4) KOH PHAGNAN DOES WHATEVER THE HELL IT WANTS: The Thai police don’t joke around when it comes to drugs and serving drinks after hours (unless they’re making kickbacks and bribes, in which case they laugh all the way to the bank). Partying on Koh Phagnan, however, is the basis of most of the island’s economy. The locals fight for the right to party using a tactic I can only describe as large scale civil disobedience. Every night around two or three a.m., the bars and bucket stands start getting hassled by the cops to shut down, and every night they collectively ignore them. Since the police are outnumbered, there is only so much they can do if everyone just plain refuses to listen to them. By the time they get too persistent to be ignored, the party has winded down anyway.
In Koh Phagnan, alcohol is prohibited from being sold anywhere in the country the night before an election, to keep people from making their choice under the influence. (I love this concept: “Man, last night I got so shitfaced that I totally voted Conservative.”) This happened the night before the full moon party that I went to, so the bars just turned off their music and sold drinks using the “Pssst… hey fella… wanna buy a bucket?” system. Even though there were no lights and no music, hundreds of people were sitting on the beach, playing guitars, hanging out, and drinking. The scene could be interpreted as either a sad testament to alcoholism, or a political statement about resisting state power. If all those people were as committed to, oh say, environmentalism or nuclear disarmament as they are to drinking, we’d be set.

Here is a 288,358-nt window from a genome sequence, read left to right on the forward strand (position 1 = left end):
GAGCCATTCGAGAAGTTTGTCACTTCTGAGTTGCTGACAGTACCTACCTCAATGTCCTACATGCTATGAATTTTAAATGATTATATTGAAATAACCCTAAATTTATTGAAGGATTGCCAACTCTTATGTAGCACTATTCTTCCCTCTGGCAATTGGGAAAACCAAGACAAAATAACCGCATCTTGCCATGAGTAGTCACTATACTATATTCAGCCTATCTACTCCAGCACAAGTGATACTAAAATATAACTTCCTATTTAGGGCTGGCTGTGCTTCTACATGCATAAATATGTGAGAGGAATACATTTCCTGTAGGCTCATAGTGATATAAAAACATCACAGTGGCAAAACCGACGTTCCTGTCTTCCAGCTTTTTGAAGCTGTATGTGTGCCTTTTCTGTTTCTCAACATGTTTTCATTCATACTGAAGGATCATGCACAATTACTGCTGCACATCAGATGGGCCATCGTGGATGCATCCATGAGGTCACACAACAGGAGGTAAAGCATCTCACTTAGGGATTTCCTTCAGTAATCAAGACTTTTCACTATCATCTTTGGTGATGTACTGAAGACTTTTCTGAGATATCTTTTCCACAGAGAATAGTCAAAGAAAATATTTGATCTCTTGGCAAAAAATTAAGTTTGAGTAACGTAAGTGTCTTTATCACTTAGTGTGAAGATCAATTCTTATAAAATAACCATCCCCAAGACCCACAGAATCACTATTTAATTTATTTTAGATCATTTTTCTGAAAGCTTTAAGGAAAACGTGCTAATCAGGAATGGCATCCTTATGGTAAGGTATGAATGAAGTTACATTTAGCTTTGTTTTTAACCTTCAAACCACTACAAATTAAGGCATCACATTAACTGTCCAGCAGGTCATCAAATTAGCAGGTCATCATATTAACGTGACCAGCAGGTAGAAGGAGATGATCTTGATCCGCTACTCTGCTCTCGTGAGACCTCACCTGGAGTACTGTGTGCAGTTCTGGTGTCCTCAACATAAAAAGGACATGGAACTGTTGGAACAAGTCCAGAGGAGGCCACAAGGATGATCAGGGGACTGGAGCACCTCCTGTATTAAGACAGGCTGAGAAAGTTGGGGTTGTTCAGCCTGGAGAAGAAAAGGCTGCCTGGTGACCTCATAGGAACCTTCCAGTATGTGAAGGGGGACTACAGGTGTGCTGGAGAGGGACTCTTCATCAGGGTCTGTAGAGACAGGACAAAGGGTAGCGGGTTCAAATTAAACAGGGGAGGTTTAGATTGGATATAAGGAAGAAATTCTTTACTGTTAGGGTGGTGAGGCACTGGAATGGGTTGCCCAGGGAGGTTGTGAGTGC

Having said that, here are the Things I Could Do Without on Koh Phagnan:
1) GETTING ROBBED IS 100% INEVITABLE: But actually, everyone gets robbed on Haad Rin. Either their bungalow gets broken into, or their purse, camera or wallet go missing on the beach. The combination of laughably easy to break into bungalows, and crowds of drunk people carrying wads of cash in dim lighting, make theft too easy and lucrative to resist for both locals and fellow travellers.
My friend Sadie had extra bad luck on this count. When our bungalow inevitably got broken into, she lost 5000 baht (about $165) in cash. Then, on the night of the full moon party, somebody poked her through the bars of the window of our friend’s room with a stick while she was napping. She doesn’t know why whoever it was did this, but assumes it was to see if there were valuables on the bed within reach, or to check for people sleeping before breaking in. Whatever the reason, she grabbed the stick, shook it at them, and yelled at the top of her lungs, scaring them away. The point is, there’s not much you can do except keep your valuables locked at reception and not carry a lot of cash around.